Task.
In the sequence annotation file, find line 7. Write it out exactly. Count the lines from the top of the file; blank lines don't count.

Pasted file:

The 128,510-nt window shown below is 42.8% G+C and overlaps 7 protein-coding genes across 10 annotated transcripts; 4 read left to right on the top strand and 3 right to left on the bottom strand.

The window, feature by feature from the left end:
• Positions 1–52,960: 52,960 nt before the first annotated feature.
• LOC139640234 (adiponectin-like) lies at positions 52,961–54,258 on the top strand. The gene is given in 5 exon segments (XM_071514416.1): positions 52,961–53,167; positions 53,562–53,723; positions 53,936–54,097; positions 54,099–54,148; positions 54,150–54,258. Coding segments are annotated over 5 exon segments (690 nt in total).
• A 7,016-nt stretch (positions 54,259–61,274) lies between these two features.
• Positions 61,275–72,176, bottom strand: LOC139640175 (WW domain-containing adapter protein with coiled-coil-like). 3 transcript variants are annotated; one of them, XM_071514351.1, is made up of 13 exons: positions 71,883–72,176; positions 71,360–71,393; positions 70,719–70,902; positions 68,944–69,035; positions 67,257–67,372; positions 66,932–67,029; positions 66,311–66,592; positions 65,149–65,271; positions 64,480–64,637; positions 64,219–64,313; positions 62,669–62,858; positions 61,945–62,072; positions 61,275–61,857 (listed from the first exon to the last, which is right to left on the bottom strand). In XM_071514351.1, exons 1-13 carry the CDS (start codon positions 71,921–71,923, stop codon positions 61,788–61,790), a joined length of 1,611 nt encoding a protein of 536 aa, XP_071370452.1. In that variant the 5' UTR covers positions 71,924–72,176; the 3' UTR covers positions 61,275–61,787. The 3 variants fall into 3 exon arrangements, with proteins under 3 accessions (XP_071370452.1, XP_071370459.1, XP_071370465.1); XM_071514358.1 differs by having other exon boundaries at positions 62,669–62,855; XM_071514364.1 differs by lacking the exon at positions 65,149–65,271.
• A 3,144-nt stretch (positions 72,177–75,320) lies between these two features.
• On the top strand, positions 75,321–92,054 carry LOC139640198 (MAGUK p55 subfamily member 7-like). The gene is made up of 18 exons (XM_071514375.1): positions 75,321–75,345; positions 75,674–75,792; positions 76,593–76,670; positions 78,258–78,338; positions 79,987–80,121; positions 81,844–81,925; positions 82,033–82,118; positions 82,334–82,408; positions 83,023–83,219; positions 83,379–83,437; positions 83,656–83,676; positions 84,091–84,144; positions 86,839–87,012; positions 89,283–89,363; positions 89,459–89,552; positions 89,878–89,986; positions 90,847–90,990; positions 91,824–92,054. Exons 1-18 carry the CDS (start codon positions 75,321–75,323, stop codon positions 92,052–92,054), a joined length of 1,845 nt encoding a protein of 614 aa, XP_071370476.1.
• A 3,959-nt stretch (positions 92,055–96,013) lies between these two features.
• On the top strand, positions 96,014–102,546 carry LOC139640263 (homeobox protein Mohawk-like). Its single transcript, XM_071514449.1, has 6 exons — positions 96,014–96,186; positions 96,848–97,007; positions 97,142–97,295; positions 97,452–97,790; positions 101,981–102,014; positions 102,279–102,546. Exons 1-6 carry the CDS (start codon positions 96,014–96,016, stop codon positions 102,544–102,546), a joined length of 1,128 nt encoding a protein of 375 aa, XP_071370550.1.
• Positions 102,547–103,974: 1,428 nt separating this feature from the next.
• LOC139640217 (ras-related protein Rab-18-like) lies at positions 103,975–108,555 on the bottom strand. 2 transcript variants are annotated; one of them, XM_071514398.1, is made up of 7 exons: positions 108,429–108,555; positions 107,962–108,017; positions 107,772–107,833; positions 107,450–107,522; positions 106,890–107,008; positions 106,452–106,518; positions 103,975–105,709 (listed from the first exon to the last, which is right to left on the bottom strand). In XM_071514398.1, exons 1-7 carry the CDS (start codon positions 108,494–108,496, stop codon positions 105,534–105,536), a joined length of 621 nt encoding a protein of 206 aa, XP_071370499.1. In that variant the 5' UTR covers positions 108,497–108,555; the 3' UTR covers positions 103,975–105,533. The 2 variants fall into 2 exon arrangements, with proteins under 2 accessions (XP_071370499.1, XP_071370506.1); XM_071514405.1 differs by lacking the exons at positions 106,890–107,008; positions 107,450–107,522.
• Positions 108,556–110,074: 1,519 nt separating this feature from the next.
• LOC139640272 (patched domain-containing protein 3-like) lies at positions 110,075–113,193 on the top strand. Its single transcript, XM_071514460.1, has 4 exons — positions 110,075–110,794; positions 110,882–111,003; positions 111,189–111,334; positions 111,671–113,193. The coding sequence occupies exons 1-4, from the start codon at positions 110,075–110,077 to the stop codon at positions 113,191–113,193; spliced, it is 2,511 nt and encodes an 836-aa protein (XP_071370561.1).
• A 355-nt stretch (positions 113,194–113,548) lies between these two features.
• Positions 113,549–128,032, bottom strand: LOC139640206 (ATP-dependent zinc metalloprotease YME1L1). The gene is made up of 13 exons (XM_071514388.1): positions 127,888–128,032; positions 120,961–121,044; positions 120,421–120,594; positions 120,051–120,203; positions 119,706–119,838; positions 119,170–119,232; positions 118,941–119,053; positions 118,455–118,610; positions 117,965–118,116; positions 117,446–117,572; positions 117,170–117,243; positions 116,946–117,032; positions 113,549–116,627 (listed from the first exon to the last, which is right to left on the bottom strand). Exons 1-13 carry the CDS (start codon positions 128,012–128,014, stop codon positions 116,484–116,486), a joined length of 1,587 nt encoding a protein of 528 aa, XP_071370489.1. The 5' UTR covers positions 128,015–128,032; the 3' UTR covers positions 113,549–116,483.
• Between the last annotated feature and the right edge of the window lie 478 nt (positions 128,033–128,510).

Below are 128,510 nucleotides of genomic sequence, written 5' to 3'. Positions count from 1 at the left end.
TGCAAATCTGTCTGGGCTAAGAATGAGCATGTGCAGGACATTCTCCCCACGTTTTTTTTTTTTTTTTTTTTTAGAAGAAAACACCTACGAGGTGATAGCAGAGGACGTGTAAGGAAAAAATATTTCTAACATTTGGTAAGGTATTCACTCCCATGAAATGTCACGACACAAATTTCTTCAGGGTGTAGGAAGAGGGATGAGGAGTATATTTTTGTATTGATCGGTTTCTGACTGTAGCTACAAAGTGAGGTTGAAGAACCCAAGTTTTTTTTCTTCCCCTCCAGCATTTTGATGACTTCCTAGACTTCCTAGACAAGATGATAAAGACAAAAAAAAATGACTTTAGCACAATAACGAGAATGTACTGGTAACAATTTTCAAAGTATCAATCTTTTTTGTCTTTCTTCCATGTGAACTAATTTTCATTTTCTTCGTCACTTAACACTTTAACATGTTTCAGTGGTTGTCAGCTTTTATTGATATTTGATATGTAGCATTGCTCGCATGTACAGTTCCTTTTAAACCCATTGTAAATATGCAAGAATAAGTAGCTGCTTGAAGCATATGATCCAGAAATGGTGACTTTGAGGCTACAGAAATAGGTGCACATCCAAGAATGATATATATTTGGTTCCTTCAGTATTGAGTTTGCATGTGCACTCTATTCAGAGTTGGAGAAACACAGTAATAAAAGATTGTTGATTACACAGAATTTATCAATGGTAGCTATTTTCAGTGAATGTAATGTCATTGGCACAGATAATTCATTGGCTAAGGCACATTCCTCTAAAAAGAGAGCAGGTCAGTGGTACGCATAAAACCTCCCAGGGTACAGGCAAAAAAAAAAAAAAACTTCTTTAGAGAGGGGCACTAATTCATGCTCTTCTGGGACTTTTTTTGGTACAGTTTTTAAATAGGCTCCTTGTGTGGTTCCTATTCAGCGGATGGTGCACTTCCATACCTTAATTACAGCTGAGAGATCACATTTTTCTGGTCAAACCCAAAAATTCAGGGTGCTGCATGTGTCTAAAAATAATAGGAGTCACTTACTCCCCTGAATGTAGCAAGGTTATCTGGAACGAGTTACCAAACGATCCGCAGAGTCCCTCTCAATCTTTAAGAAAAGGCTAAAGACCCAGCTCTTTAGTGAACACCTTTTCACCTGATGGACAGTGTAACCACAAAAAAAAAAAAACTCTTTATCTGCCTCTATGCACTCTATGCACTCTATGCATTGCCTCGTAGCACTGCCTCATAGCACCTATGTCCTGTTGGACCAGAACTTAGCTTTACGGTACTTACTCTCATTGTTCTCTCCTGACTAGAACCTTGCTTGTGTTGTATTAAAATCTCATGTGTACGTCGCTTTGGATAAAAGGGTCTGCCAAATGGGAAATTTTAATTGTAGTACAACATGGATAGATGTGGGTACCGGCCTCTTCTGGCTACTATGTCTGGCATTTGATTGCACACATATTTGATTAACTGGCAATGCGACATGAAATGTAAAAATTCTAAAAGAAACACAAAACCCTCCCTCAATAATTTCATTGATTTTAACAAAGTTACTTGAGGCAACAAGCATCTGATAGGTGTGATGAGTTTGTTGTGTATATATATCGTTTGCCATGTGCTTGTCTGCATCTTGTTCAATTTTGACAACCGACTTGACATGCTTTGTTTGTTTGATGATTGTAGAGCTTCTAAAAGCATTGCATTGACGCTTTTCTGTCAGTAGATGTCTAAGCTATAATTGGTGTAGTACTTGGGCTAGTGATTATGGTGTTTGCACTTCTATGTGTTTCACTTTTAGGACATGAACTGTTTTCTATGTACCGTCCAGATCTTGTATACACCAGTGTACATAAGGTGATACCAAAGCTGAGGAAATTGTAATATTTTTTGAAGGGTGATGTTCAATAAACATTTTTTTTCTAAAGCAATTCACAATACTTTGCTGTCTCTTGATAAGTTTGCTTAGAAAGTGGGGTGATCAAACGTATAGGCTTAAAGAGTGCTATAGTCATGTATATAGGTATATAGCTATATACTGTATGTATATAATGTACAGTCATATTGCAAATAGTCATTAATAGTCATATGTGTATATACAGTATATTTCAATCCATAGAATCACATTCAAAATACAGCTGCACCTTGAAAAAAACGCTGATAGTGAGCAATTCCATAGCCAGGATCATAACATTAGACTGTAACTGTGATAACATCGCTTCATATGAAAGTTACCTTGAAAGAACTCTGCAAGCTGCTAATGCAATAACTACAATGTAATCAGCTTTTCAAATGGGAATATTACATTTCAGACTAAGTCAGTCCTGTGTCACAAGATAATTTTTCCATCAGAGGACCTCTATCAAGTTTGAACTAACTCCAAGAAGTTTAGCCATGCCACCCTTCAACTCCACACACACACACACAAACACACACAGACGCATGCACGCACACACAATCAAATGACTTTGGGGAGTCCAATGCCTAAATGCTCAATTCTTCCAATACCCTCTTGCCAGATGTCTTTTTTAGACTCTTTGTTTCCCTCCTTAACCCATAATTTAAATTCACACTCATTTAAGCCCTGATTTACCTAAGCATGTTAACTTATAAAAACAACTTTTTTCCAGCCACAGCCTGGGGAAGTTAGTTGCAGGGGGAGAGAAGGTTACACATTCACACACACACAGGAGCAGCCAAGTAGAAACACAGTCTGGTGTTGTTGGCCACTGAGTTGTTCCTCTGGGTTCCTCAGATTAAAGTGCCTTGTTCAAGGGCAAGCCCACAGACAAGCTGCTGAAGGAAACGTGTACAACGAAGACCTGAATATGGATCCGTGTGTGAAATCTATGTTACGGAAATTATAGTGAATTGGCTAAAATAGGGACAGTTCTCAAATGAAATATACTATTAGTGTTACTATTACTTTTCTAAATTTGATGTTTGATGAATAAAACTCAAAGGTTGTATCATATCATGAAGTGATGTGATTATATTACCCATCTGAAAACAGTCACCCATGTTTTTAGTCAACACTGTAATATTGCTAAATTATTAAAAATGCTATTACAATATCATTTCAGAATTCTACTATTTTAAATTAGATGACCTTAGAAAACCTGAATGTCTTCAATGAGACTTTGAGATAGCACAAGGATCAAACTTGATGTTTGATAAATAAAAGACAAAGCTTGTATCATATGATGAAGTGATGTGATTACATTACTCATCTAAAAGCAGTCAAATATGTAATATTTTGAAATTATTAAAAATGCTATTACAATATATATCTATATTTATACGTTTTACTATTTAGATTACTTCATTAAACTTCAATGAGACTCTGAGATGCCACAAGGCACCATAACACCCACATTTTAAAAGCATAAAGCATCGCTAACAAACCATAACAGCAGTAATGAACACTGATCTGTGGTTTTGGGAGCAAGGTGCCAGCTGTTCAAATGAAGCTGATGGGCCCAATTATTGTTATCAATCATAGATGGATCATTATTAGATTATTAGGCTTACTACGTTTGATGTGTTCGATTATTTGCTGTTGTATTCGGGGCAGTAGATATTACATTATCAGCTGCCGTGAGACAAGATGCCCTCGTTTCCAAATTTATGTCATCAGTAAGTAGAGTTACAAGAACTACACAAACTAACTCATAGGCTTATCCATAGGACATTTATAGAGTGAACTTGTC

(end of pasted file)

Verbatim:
• A 3,144-nt stretch (positions 72,177–75,320) lies between these two features.